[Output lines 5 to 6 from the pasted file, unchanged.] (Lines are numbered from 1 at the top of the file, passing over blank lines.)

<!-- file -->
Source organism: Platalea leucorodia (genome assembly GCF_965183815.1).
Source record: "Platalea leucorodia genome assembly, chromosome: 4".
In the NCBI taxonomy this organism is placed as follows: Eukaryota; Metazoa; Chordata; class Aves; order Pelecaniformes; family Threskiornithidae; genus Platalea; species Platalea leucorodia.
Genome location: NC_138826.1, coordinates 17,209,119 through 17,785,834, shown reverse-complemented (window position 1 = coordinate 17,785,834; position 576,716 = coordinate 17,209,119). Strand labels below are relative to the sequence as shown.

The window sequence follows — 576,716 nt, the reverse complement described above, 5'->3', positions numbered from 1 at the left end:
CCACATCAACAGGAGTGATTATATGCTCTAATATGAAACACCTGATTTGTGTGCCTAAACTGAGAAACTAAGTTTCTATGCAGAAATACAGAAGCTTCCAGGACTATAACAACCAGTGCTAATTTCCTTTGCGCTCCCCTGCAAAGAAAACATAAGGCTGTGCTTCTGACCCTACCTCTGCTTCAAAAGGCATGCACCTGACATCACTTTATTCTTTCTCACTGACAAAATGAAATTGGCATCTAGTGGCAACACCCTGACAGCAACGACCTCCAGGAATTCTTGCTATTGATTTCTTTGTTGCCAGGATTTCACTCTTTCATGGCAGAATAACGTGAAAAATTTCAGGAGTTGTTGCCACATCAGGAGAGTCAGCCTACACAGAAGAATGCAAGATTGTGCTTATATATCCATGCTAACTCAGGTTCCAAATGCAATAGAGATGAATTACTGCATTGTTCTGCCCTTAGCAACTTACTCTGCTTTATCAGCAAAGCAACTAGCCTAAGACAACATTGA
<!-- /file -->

The window sequence follows — 576,716 nt, the reverse complement described above, 5'->3', positions numbered from 1 at the left end:
CCACATCAACAGGAGTGATTATATGCTCTAATATGAAACACCTGATTTGTGTGCCTAAACTGAGAAACTAAGTTTCTATGCAGAAATACAGAAGCTTCCAGGACTATAACAACCAGTGCTAATTTCCTTTGCGCTCCCCTGCAAAGAAAACATAAGGCTGTGCTTCTGACCCTACCTCTGCTTCAAAAGGCATGCACCTGACATCACTTTATTCTTTCTCACTGACAAAATGAAATTGGCATCTAGTGGCAACACCCTGACAGCAACGACCTCCAGGAATTCTTGCTATTGATTTCTTTGTTGCCAGGATTTCACTCTTTCATGGCAGAATAACGTGAAAAATTTCAGGAGTTGTTGCCACATCAGGAGAGTCAGCCTACACAGAAGAATGCAAGATTGTGCTTATATATCCATGCTAACTCAGGTTCCAAATGCAATAGAGATGAATTACTGCATTGTTCTGCCCTTAGCAACTTACTCTGCTTTATCAGCAAAGCAACTAGCCTAAGACAACATTGA